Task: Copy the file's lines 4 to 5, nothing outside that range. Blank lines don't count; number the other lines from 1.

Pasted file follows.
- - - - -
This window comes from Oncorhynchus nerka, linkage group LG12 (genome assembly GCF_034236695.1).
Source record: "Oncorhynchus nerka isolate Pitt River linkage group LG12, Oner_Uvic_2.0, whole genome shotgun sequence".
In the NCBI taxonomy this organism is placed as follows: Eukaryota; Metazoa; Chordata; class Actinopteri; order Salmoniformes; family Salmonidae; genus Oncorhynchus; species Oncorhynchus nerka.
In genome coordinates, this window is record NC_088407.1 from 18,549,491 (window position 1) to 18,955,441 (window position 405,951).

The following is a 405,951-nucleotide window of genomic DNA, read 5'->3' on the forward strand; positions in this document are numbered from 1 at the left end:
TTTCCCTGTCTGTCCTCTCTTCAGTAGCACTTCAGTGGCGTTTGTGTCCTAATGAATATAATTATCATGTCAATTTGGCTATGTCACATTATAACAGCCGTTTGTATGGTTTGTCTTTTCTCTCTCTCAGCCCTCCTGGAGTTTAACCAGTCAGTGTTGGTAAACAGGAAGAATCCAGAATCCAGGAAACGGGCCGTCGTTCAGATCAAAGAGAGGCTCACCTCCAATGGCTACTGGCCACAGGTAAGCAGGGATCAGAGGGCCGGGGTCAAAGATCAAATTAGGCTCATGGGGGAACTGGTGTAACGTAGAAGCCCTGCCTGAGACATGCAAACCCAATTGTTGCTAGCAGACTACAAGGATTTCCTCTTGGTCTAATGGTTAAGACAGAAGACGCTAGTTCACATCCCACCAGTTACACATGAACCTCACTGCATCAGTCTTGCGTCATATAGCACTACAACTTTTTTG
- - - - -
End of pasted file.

In genome coordinates, this window is record NC_088407.1 from 18,549,491 (window position 1) to 18,955,441 (window position 405,951).

The following is a 405,951-nucleotide window of genomic DNA, read 5'->3' on the forward strand; positions in this document are numbered from 1 at the left end: